It is normal for students at UNC Charlotte to bring laptops, smartphones and other devices to their classes, but recently, various lecture halls and rooms at UNCC have become more technologically advanced. Computers are provided for every student at their desk, televisions/projectors circle the entire room and students are encouraged to use the technology they have available to them.

Technology provides endless information for us, so this may seem like a great idea. After all, the classroom is the place where we learn the most. The technology does provide information, but it also provides a distraction for students.

The classrooms at UNCC with the most technology are called Technology Enhanced Classrooms (TEC). They provide document cameras, projectors, laptops at each desk, televisions and more in the classroom for professors to use. This endless technology can give easy access to information, but also creates an environment that may be hard for students to learn in.

Classroom technology is not meant to be the teacher, but rather the actual professor who has become knowledgeable in the subject of the class. Technology might make fewer mistakes than a professor, but it gives students a reason to check their Facebook account or play solitaire instead of paying attention.

Laptops in the classroom can be an easy way for students to lose focus on learning. Photo courtesy of Tribune News Service
Laptops in the classroom can be an easy way for students to lose focus on learning. Photo courtesy of Tribune News Service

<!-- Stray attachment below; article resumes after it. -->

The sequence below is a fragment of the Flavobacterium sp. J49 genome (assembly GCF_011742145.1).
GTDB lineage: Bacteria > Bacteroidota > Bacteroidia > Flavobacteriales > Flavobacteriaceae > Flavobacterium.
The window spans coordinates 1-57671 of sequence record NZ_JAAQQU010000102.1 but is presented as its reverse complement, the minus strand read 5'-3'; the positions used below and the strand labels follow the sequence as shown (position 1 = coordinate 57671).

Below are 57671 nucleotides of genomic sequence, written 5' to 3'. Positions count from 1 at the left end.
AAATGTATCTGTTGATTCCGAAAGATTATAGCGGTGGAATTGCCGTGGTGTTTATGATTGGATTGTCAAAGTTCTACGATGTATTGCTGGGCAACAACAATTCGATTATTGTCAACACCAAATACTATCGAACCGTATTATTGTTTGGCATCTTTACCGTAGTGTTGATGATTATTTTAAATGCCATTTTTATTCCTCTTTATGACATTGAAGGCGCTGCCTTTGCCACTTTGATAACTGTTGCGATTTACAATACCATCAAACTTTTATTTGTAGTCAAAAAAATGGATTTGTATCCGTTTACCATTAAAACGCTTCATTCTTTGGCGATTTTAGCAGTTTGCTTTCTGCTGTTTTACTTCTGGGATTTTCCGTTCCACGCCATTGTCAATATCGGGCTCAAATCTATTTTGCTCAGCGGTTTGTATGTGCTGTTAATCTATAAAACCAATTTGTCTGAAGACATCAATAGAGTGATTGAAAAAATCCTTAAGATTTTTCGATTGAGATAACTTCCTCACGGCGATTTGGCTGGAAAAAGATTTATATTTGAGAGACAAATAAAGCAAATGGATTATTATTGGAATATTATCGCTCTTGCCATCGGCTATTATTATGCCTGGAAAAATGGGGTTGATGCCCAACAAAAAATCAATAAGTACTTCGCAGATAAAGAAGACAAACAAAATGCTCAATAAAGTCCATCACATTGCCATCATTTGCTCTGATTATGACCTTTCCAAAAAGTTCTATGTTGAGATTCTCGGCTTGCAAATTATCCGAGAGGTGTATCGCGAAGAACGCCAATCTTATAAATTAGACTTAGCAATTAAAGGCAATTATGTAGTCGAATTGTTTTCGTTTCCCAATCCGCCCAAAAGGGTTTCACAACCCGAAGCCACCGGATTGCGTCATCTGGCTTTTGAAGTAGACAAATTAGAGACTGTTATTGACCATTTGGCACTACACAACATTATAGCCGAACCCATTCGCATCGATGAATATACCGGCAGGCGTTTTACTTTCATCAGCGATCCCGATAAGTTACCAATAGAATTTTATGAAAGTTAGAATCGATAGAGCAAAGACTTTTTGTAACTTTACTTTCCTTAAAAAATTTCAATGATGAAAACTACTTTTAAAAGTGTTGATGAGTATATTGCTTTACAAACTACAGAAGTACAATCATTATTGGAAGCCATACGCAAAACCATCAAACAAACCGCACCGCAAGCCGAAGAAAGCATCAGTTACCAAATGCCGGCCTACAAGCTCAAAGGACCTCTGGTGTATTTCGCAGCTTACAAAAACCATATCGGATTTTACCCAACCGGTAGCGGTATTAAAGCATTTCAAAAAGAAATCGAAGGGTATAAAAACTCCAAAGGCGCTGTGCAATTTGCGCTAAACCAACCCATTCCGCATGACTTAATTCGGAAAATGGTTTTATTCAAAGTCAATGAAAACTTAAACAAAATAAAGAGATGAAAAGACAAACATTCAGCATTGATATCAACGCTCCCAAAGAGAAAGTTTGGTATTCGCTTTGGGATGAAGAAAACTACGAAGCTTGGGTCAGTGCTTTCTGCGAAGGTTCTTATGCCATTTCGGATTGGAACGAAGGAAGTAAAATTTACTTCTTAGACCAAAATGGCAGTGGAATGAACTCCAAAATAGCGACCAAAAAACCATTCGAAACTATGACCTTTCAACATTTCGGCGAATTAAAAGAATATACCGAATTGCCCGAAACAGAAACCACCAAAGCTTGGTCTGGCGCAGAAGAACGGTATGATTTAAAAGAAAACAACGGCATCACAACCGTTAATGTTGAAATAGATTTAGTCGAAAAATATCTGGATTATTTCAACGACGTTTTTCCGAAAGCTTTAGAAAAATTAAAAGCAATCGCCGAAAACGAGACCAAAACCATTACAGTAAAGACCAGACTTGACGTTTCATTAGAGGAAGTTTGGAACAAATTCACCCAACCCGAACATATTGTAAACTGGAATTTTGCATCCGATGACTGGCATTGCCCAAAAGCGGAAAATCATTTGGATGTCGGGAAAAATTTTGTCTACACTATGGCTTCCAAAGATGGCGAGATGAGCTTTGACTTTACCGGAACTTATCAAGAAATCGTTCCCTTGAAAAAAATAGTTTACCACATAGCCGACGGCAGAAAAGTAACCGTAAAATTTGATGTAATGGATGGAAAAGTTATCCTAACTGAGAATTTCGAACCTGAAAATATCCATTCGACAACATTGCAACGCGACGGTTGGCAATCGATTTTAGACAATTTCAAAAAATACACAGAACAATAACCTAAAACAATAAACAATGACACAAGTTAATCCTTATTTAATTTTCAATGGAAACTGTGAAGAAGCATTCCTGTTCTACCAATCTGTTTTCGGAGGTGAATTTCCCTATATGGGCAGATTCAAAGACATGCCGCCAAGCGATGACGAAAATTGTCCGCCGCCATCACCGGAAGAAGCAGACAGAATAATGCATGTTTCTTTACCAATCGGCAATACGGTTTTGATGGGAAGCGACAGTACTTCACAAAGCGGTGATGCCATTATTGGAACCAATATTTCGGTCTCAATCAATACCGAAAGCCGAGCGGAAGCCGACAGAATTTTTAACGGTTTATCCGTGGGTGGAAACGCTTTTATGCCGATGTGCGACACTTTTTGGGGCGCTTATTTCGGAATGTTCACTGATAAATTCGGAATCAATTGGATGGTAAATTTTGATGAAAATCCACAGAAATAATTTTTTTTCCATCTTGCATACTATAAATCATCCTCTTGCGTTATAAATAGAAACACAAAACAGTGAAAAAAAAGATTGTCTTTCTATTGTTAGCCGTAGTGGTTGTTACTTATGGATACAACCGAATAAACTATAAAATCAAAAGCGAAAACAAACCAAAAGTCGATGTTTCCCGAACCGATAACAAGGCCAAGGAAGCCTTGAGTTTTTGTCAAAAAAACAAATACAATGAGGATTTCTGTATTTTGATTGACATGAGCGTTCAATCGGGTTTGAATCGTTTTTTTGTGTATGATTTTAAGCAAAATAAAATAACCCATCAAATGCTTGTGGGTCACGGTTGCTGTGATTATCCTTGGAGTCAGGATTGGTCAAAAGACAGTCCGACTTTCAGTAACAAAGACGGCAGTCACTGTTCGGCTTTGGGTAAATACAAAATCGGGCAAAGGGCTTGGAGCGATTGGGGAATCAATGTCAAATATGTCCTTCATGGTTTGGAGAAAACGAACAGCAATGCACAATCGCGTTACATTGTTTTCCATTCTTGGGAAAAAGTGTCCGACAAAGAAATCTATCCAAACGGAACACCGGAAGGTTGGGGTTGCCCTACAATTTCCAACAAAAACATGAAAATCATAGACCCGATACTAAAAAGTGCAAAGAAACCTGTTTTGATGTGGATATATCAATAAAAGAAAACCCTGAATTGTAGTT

The Internet is a vast source of information, which I encourage professors to use. Of course, professors do not know everything, so having technology is a plus in the classroom. Using it too much, though, simply leads to distraction.

Technology can become increasingly distracting for students with disabilities that cause them to be more easily distracted. Thus, it is an unfair disadvantage for them to be in such a distracting environment.

I have taken both traditional classes and more technologically advanced classes, and I can honestly say that I learned the most in the traditional classrooms. I was able to focus more on the professor and taking notes, rather than be distracted by my email or Twitter account.

In the classes with the most technology, I observed students listening to music, doing other assignments and browsing their Twitter feed throughout the entire of class. I do not find them completely at fault, though – even I have done this. It is mostly because the distraction of technology provides an easy way out of listening to a “boring” lecture.

Without the technological distractions, students can focus on the professor and material for the class. I am a strong advocate for traditional classroom settings because even though I love technology, it leads to less studying and actual learning in classes.

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